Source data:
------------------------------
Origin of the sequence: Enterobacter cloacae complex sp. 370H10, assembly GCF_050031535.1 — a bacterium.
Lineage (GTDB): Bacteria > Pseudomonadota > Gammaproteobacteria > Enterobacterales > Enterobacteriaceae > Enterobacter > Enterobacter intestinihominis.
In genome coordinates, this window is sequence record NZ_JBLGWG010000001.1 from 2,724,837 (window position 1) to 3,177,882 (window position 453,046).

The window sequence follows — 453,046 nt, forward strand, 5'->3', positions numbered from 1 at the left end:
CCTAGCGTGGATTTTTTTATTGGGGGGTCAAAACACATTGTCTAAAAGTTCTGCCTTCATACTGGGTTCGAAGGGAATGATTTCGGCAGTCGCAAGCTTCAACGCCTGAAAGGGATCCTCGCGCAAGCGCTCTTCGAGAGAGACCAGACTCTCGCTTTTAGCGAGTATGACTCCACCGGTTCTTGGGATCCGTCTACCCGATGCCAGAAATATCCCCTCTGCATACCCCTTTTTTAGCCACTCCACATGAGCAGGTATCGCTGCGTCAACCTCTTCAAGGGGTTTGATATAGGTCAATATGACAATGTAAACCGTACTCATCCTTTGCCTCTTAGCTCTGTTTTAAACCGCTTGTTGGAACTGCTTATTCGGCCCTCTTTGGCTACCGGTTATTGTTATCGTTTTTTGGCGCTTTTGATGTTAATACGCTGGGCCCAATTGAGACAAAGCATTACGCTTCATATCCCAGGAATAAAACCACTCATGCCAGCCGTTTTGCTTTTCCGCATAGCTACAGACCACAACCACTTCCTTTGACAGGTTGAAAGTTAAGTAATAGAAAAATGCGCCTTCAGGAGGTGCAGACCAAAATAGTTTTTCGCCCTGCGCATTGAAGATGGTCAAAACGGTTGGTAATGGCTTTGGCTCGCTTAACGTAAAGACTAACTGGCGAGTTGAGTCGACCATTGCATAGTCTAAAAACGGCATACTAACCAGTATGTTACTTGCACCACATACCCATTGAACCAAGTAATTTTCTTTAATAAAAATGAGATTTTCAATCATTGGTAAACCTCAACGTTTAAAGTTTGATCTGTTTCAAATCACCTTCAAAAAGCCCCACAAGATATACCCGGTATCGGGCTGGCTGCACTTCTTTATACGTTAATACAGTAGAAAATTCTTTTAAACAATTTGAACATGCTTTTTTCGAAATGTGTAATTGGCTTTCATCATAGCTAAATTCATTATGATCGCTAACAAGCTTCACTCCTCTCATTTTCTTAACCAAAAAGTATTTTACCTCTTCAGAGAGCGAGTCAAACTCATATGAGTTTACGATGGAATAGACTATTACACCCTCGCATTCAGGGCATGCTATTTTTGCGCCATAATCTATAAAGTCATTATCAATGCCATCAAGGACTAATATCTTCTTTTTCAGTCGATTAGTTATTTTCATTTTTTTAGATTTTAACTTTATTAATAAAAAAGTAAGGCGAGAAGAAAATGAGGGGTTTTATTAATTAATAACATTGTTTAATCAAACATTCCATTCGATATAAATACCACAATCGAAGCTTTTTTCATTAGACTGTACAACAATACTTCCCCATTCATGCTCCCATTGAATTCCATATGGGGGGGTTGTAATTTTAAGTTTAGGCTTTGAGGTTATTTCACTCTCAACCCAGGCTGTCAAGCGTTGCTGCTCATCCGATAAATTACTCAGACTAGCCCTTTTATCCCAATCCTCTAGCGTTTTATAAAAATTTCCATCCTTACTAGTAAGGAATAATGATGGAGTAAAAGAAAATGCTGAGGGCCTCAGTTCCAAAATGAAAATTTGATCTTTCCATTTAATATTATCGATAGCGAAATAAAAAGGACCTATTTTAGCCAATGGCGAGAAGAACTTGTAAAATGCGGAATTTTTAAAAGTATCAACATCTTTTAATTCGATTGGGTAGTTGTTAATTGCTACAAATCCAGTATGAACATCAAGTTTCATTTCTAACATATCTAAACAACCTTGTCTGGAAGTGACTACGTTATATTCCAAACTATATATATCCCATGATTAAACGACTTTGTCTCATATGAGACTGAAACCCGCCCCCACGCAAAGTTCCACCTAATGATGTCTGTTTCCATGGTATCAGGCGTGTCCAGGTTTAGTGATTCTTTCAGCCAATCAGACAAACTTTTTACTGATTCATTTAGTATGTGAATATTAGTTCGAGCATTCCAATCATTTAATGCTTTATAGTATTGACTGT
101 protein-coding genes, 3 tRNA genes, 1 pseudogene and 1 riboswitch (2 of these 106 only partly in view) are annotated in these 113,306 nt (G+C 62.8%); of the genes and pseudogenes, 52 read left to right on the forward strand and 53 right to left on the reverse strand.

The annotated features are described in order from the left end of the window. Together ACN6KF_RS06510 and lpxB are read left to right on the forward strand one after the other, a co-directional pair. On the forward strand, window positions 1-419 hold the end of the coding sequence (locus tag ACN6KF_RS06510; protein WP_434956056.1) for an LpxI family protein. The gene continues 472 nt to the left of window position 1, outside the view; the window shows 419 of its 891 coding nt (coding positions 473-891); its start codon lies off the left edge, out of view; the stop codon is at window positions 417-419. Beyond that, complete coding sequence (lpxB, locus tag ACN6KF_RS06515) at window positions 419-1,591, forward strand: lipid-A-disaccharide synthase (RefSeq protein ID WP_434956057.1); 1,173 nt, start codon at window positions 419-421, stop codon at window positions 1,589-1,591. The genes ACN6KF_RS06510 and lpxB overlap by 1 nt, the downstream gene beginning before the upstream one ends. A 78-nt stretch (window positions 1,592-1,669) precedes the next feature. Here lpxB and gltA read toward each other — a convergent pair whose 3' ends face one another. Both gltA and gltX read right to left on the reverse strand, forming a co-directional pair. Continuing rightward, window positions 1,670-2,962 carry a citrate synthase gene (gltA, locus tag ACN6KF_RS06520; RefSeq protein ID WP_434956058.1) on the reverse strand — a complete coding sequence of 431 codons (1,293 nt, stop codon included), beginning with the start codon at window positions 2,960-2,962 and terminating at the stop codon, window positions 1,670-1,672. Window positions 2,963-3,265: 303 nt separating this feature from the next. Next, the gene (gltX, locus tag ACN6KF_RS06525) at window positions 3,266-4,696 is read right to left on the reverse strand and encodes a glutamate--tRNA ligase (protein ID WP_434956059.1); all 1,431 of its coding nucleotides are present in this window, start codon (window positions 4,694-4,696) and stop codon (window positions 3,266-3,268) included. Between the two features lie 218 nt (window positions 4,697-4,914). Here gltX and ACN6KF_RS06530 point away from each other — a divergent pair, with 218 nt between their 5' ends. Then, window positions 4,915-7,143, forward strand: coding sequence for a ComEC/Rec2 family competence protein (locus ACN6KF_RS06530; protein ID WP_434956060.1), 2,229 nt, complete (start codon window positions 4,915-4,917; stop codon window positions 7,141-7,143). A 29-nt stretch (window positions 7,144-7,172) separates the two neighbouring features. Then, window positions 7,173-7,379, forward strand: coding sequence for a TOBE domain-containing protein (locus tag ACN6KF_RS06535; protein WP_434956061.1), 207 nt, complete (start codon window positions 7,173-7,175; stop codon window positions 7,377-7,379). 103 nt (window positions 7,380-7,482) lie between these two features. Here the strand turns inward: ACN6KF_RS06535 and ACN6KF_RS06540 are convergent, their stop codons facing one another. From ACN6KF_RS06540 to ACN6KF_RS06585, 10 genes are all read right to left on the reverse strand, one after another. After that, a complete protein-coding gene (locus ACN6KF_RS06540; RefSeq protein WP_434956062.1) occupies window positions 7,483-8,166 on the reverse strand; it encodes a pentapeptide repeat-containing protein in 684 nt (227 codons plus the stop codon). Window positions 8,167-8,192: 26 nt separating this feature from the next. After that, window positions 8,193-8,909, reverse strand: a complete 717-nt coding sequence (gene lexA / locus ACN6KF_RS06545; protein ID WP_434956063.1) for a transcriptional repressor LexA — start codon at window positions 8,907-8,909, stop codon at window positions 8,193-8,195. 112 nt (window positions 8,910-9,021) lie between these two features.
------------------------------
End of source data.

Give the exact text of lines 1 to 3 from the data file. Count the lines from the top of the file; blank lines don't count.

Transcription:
Origin of the sequence: Enterobacter cloacae complex sp. 370H10, assembly GCF_050031535.1 — a bacterium.
Lineage (GTDB): Bacteria > Pseudomonadota > Gammaproteobacteria > Enterobacterales > Enterobacteriaceae > Enterobacter > Enterobacter intestinihominis.
In genome coordinates, this window is sequence record NZ_JBLGWG010000001.1 from 2,724,837 (window position 1) to 3,177,882 (window position 453,046).